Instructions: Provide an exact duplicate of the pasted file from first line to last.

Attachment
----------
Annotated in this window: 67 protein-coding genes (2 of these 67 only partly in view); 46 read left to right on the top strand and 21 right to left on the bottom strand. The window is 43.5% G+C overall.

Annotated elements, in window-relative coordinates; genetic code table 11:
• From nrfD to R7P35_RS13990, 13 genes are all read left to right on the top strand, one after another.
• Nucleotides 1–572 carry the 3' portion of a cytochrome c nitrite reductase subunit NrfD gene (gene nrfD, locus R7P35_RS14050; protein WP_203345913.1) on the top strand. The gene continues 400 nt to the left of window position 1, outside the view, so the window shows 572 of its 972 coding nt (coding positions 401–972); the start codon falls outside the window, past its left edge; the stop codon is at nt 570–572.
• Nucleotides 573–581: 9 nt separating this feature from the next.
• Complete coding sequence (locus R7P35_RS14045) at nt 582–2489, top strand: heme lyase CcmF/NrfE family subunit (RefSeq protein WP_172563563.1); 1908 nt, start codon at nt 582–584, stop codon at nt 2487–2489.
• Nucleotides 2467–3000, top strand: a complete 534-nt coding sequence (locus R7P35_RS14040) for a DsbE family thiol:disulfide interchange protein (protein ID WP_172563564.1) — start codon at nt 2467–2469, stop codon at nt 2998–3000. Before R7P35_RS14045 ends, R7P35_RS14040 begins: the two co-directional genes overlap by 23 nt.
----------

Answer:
Annotated in this window: 67 protein-coding genes (2 of these 67 only partly in view); 46 read left to right on the top strand and 21 right to left on the bottom strand. The window is 43.5% G+C overall.

Annotated elements, in window-relative coordinates; genetic code table 11:
• From nrfD to R7P35_RS13990, 13 genes are all read left to right on the top strand, one after another.
• Nucleotides 1–572 carry the 3' portion of a cytochrome c nitrite reductase subunit NrfD gene (gene nrfD, locus R7P35_RS14050; protein WP_203345913.1) on the top strand. The gene continues 400 nt to the left of window position 1, outside the view, so the window shows 572 of its 972 coding nt (coding positions 401–972); the start codon falls outside the window, past its left edge; the stop codon is at nt 570–572.
• Nucleotides 573–581: 9 nt separating this feature from the next.
• Complete coding sequence (locus R7P35_RS14045) at nt 582–2489, top strand: heme lyase CcmF/NrfE family subunit (RefSeq protein WP_172563563.1); 1908 nt, start codon at nt 582–584, stop codon at nt 2487–2489.
• Nucleotides 2467–3000, top strand: a complete 534-nt coding sequence (locus R7P35_RS14040) for a DsbE family thiol:disulfide interchange protein (protein ID WP_172563564.1) — start codon at nt 2467–2469, stop codon at nt 2998–3000. Before R7P35_RS14045 ends, R7P35_RS14040 begins: the two co-directional genes overlap by 23 nt.